Dekker, Thomas (ChromeSkull: Laid to Rest 2)
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Thomas Dekker: I’m back a lot more in this one than I was in the first one. Now I’m like a real character and am in the whole movie, instead of the last five minutes in a convenience store.
Question: Where is the character now?
Thomas Dekker: The film starts where the last one ended so you see him right out of the gate, but then it jumps to later in time, and he’s addicted to pain medication and pills and he’s dealing with the loss of his best friend, and he feels he’s going to be targeted, and of course he is, so it just kind of goes from there.
Question: This being a sequel, the gags are probably turned up a notch?
Thomas Dekker: I think the body count has gone from seven to a hundred? I’m absolutely stunned by what Rob has done with this because when he called me and said he was doing a sequel, I was like ‘Yay.’ I thought it would be a smaller budget and a smaller kind of movie, just a little send-off for the fans or whatever, and when he asked me to do it, I thought I would just be in the opening scene and then die. When I got the script after saying that I would do it, I was like, ‘Oh, I am in this whole freaking thing, and it’s huge and complex!’ So definitely, it’s a sequel in the sense that it’s totally like if you love the original it will be enriching, but it’s one of those situations which is really rare, where I think in my opinion, and obviously it’s not finished but I am watching it as he edits it (daily), that it’s going to be better than the first one. It feels really like now it’s not just a guy chasing a girl through barns and fields and killing people. The place that he has taken the story is almost shocking. It kind of for me is similar to Paranormal Activity 2, because I felt that sequel (to Paranormal) took a pretty simple first film idea and elaborated on it in a way that when you think of the first film, you are like, ‘Oh, that was there all along, but I didn’t know about it.’ And this film really does that. It really takes this simple first film and blows it up into this huge thing: the body count, the gore, the sets, and the cast.
Question: How has it been working with Brian Austin Green?
Thomas Dekker: I worked with Brian for two years on the television show (“The Sarah Connoer Chronicles"), and it’s been weird to be honest. I mean, obviously we’ve been friends this whole time so it’s not like we haven’t seen one another or spoken to each other forever, but it’s just weird to be on a set again with him. He’s definitely not playing anything like ‘Uncle Derek’, that’s for sure. He’s very, very different. I told him that this was his best work. I think what’s he’s doing is pretty perfect, and it’s pretty cool.
Question: Why do you think it’s Brian’s best role?
Thomas Dekker: He’s showing that he can do something so dark and so heavy and so mean, and he really hit it, which is what you want with that character (of Preston). I just think that he’s doing it with a lot of sincerity in a role that could have been really crap, and I think that’s he doing it really playful and rough.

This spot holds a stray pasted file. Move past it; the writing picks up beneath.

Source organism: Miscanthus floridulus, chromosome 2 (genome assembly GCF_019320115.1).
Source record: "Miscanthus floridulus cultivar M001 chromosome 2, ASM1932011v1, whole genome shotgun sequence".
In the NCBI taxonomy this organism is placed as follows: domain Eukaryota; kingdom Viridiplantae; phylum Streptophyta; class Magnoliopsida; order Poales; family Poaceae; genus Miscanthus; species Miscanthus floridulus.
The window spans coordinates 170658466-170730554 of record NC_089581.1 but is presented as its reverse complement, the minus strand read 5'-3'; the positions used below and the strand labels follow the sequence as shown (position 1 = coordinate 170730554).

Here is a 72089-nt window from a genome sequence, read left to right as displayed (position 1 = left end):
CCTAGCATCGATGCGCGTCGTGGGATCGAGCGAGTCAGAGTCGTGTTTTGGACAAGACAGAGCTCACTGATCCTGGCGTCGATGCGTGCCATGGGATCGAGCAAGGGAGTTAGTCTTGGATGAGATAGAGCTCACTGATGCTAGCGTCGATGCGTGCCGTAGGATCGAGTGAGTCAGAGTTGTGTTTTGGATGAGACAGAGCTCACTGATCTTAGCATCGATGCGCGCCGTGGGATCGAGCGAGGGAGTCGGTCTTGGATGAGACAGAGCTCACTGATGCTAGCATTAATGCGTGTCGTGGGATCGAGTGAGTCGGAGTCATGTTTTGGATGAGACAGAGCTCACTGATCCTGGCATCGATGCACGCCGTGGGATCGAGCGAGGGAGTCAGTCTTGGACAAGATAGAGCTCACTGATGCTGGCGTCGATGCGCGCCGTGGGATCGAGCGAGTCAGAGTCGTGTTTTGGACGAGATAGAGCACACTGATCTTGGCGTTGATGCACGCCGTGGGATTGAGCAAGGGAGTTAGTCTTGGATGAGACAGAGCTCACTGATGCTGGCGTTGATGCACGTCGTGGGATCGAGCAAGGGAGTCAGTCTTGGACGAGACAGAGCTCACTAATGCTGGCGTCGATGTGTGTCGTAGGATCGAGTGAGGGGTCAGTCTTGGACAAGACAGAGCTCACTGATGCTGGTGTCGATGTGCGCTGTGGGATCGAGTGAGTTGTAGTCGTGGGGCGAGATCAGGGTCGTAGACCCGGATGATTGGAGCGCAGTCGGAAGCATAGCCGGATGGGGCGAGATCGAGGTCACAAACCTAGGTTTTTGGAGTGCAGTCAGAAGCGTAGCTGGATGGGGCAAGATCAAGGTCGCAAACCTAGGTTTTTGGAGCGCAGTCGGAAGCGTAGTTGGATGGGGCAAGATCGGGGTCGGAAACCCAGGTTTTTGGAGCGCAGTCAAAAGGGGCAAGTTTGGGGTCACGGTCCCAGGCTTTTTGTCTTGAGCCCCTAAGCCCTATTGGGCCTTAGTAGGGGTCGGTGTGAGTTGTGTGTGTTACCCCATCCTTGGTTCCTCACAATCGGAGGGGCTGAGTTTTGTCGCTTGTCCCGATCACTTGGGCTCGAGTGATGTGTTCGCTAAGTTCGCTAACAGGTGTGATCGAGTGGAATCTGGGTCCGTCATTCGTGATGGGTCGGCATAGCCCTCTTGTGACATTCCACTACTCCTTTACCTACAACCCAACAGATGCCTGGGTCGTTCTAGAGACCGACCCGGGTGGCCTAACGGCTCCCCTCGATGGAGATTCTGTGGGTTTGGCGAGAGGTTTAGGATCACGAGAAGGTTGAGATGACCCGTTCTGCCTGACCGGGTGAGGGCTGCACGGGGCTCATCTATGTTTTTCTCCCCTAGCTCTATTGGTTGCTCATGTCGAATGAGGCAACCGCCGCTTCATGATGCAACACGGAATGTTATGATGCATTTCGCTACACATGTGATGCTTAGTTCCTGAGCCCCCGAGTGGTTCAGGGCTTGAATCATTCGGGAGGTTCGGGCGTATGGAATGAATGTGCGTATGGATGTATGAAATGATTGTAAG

Question: Has Rob changed at all, director-wise?
Thomas Dekker: This is my third thing I’ve actually worked on with Rob, and he’s always the same guy on-set, I think. He’s always very calm and he knows exactly what he wants, and what he’s doing, and how he’s going to edit it, and you know, there’s no dicking around. He’s very attentive to his actors and also very relaxed and funny so all that is safe to say. But I do think that his voice as a filmmaker is very strong in this. The first film was really gory and really heavy and really whatever, but it still had for me that air of ‘It’s all fun and games.’ But in this one there are sequences that are really actually upsetting, and he’s sort of taken it from a slasher film to being a really fucked up movie. I like that. For it has more of a director’s voice. He’s saying that he’s not here to play, and he’s really going to give it to you. It’s been interesting because I sit there and think, ‘How does this shit come out of my friend’s head?’ Because now it’s not just gory effects, and I can’t give away anything, but it really creates a darker view of human nature in this film, not just the human nature of the killer.
Question: What about the nature of the darkness of your character?
Thomas Dekker: I think everybody's sort of gone into this abyss. I started out as this fun little kid in the first one who’s going to a rave and now he’s really just tormented, and rightly so. I have to say that it was very hard the first day I came in for this one because I said, ‘You never really made a character in the first one.’ But in this one I actually have to have feelings and be a person, and so that was a whole other step. Rob and I now are to the point where we are such horror geeks and such good friends that when he directs me, I ask him everything in movie lingo. We were doing this scene where I was supposed to turn and jump at someone, and I was like, ‘Do you want this ‘the Wes’, ‘the John’, or ‘the Dario’?’ And that’s we’ve been doing the whole film. It’s been geeky fun! I genuinely think that this one will do better (than the first). I was not anticipating what I’ve seen. I was really surprised, and I think Rob is, too, given how well everything is coming together. It’s looks really, really good - better than the first one.
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